Many pension funds across the globe were in dire straights during and immediately after the financial crisis of 2008. That said, after a year or in crisis mode, the pension plans of most major firms bounced back nicely in the few years following the crisis. However, it appears that 2013 may have been the high water mark for the pension fund recovery, as the overall financial health of U.S. corporate pensions slipped in 2014 (and is not looking good for 2015).
The November 2015 version of the Towers Watson Pension Risk Index highlights that 2014 was a less than stellar year for U.S. corporate pension funds, with a 7% drop in average funded status and a .1% increase in pension risk among Fortune 1000 pension plans.
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Overview of results for Towers Watson 2015 pension risk survey
The Towers Watson Pension Risk survey points out that following a rise from 74% in 2012 to 88% in 2013, the average funded status for the pension plans of Fortune 1000 firms dropped to 81% in 2014. For firms who have been in the Fortune 1000 for the last three years, the median Pension Risk Index moved up a bit in the last 12 months, from 1.2% to 1.3%. Median PRI scores had improved last year, decreasing notably from 1.8% to 1.2%.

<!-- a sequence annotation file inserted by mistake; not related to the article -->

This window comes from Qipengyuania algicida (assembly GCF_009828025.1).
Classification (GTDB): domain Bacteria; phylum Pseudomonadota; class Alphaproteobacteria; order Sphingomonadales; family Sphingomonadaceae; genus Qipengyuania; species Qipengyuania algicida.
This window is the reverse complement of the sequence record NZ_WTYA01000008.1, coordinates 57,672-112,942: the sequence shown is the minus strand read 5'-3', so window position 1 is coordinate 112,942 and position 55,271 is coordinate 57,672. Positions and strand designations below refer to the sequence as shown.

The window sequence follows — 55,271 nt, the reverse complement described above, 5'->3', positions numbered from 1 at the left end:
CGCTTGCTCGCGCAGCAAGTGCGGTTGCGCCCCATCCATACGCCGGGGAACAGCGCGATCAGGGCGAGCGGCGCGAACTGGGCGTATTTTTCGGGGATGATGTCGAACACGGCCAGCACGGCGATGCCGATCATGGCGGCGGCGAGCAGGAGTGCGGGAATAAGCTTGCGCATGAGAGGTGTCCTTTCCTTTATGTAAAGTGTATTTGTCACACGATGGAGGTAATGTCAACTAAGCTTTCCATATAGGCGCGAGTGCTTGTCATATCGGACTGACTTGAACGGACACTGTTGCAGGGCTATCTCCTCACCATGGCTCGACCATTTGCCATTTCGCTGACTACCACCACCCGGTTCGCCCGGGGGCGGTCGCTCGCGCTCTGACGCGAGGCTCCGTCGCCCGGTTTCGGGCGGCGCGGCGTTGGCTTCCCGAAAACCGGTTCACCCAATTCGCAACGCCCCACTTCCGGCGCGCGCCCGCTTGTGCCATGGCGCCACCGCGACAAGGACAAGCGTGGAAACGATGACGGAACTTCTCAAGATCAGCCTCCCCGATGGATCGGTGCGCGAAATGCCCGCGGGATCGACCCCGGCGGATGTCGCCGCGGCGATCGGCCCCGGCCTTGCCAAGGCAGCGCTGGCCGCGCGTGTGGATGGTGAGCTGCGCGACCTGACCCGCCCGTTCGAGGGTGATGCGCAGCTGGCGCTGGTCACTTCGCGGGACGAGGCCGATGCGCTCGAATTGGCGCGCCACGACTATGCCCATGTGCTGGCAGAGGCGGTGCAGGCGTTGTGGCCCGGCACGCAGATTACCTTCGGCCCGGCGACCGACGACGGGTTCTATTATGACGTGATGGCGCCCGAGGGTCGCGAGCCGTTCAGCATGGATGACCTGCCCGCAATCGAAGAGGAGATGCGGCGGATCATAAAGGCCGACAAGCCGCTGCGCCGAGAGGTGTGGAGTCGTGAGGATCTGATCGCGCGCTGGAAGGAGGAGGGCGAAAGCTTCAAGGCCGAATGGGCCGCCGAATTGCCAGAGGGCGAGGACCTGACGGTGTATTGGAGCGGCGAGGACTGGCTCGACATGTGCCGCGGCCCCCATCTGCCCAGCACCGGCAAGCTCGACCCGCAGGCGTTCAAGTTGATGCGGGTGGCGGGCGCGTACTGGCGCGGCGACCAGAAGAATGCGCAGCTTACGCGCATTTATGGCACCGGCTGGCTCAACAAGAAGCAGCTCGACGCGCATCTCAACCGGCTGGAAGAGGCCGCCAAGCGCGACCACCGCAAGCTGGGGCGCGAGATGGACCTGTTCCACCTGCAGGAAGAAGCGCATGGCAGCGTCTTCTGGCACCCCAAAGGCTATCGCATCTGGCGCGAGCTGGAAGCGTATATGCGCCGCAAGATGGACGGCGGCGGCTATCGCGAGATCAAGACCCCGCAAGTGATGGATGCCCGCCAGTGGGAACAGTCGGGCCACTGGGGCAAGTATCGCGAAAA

The TW study focuses on a consistent sample of 435 pension plan sponsors in the 2013, 2014 and 2015. The median PRI score declined from 1.8% in 2013 to 1.2% in 2014 and then inched back up to 1.3% in 2015 for this group.
Close to 25% of these pension fund sponsors had PRI scores of less than 0.5% in 2015, down slightly from 27% in 2014 (see Figure 1). A score under 0.5% suggests that the adverse financial outcome seen in the model would not be a significant problem for the firm.
PRI scores were 10% or higher for 12% of these plans in 2013, which means that adverse market conditions could cause a pension loss of more than 10% of market capitalization, with the concomitant possibility of a major disturbance to business operations. PRI values were 10% or higher for only 5% of these plans in both 2014 ad 2015.
The slight move up in 2015 PRI scores over the last year is mainly due to a combination of offsetting events. Reasonably good equity returns boost the market cap of Fortune 1000 firms by 9%, improving their overall financial position for 2014. However, this good news was more than offset by lower interest rates and new mortality assumptions that increased plan obligations.